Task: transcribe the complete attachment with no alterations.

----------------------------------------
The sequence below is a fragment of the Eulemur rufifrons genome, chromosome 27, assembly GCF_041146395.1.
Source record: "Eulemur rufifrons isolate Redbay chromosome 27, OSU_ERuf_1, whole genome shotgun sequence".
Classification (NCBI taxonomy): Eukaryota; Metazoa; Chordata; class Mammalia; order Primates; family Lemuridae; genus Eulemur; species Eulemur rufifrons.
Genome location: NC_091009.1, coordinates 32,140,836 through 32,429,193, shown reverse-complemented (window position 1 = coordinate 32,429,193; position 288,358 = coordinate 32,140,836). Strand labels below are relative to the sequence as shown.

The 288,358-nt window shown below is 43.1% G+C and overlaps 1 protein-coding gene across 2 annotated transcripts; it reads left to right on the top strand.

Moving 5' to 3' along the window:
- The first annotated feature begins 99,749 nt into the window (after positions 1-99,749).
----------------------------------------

The sequence below is a fragment of the Eulemur rufifrons genome, chromosome 27, assembly GCF_041146395.1.
Source record: "Eulemur rufifrons isolate Redbay chromosome 27, OSU_ERuf_1, whole genome shotgun sequence".
Classification (NCBI taxonomy): Eukaryota; Metazoa; Chordata; class Mammalia; order Primates; family Lemuridae; genus Eulemur; species Eulemur rufifrons.
Genome location: NC_091009.1, coordinates 32,140,836 through 32,429,193, shown reverse-complemented (window position 1 = coordinate 32,429,193; position 288,358 = coordinate 32,140,836). Strand labels below are relative to the sequence as shown.

The 288,358-nt window shown below is 43.1% G+C and overlaps 1 protein-coding gene across 2 annotated transcripts; it reads left to right on the top strand.

Moving 5' to 3' along the window:
- The first annotated feature begins 99,749 nt into the window (after positions 1-99,749).